REVIEW | Press To Meco – Audio (05.03.17)

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In 2015, London rock trio Press To Meco launched their debut album Good Intent to rave reviews, and overall it proved to be a success for them.

As they look towards the release of their second record, the guys decide to compile a mini UK tour to celebrate their first full-length release by playing it in its entirety, and lucky for us, there was a Glasgow date at Audio courtesy of HD Music.


Real Ghosts kicked off the proceedings very well, with plenty of focal points right through. Their single Nowhere Is Everywhere sounded great live, Paint Houses packed a punch, and Beast Magnet – the title track of their upcoming EP – was tremendous.

The samples failed early on, but that little to deter the tight unit. There was a flurry of snappy riffs, as well as adept bass work and forcefully dynamic drumming.

It would all come to a head with the manic Disappear, which ended gloriously with Kenny dismounting the stage and shredding his guitar with an empty beer can.

One of the best opening sets we have witnessed of the year thus far, and all in all, a very promising start to the show.


Vasa wasted little time making their presence felt from the offset with the explosive Ergonomic Keyboard.

Burst invigorated with a bouncy melody, followed by the lively Not A Cop which was topped off by militant snare fills. They transitioned into the thumping Cynthia with crunchy bass chords galore, before finishing with the hefty, in your face Open.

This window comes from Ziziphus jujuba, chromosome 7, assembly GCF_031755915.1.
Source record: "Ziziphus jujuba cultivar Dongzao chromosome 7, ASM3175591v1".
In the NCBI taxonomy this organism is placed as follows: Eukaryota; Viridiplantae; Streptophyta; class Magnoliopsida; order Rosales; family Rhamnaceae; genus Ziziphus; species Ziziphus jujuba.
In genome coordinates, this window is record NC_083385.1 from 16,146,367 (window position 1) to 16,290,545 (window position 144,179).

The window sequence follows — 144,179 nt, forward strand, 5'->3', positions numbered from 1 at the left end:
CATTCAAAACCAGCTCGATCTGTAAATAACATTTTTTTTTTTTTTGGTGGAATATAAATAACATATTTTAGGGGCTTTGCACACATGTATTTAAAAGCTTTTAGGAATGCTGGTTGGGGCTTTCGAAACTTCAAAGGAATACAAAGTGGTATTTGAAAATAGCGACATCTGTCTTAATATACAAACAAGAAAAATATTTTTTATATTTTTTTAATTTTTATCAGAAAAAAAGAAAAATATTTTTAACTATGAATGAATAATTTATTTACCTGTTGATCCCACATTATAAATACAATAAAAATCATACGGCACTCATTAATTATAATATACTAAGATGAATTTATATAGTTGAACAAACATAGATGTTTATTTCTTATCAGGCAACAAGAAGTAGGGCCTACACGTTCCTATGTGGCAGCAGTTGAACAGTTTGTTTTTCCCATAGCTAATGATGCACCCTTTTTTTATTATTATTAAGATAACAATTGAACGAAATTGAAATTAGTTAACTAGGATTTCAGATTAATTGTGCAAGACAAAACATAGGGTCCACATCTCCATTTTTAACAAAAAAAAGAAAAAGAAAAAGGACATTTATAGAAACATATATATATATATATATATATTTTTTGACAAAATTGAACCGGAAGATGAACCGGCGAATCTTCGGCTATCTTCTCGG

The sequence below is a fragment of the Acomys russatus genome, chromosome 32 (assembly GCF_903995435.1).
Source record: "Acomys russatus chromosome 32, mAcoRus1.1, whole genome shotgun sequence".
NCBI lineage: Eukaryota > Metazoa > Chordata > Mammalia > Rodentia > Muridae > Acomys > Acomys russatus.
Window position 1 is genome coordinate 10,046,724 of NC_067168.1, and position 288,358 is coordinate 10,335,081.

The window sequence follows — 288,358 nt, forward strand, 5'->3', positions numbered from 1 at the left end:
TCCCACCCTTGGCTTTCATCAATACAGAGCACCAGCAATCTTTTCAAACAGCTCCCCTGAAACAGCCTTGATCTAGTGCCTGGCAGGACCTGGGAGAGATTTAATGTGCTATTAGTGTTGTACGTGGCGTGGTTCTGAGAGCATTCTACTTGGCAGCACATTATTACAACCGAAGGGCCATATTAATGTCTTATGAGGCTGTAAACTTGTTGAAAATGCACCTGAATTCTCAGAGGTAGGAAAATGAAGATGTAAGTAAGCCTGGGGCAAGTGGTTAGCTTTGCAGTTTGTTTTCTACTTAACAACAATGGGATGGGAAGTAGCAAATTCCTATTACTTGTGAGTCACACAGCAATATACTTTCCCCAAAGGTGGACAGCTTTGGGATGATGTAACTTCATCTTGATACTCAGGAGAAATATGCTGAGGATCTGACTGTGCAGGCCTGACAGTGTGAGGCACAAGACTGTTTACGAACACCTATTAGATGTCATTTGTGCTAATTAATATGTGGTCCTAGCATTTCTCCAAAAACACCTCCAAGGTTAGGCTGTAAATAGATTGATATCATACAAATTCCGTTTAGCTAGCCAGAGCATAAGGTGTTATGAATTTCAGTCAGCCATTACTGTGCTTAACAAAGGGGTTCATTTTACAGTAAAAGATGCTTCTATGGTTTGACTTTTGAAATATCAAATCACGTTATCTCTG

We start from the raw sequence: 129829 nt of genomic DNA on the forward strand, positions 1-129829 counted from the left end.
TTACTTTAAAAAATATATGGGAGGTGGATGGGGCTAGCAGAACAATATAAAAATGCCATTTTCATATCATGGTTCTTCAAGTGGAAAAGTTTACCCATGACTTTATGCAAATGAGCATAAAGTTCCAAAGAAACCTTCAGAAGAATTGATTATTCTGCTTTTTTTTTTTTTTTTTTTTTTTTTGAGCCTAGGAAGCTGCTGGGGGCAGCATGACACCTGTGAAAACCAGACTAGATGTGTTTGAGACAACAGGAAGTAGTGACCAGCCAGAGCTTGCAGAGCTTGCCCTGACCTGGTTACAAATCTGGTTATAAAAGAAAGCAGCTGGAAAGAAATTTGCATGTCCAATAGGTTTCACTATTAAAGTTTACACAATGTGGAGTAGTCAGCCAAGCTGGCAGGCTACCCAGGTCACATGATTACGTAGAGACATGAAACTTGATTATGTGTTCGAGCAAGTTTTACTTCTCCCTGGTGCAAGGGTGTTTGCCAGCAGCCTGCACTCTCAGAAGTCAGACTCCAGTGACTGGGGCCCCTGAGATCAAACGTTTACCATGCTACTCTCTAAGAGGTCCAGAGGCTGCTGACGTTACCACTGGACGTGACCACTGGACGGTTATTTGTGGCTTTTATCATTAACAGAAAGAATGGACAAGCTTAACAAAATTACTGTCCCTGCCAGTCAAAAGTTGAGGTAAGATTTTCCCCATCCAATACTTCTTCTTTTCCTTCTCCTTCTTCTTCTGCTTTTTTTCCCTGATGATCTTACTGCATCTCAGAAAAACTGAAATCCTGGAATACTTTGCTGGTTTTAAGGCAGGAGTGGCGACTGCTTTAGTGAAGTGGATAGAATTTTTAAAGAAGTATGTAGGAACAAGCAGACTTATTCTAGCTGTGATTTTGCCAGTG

With consistently outstanding guitar work and heart-stopping rhythms, it was incredible stuff as always from one of the country’s finest post-rock outfits.


There was an undeniable air of anticipation lingering in the jammed venue as Press To Meco were all set to go.

In an instant, everybody was singing along to Family Ties, and the energy only elevated with Diffusion Of Responsiblity which donned a huge, rip-roaring chorus. The insanely catchy Honestly had people passionately shouting back the words like before and nailing the clap on cue.

A heartfelt shout out to John Niblock preceded Means To An End, notable for immense hooks. They toned down for Autopsy, featuring some emotional harmonies during the gentle verses, especially from Luke, before they kicked it back up to a higher gear.

The sweetest of riff intros led into Manipulate, a serious headbanger. Then things got mental with their signature number Affinity, where Harris Douglas would not let old habits die hard as he flung himself off the stage, in which after we found ourselves going for a casual surf.

Apprehension had a stupendous rhythm, and there was some massive drumming in the classic Tired Bones, where the crowd were clapping along once more. They then dished out the utterly brisk Ghost, afterwards moving onto Sacred Ground, highlighted by quality writing, which began at a mellow pace before building to a palatial finish.

They concluded tidily with the lead single from their upcoming record, Familiar Ground, to bring what was a rousing, immaculate performance to a close. The boys had went out and made an impressionable mark on Glasgow once again with flying colours.

 

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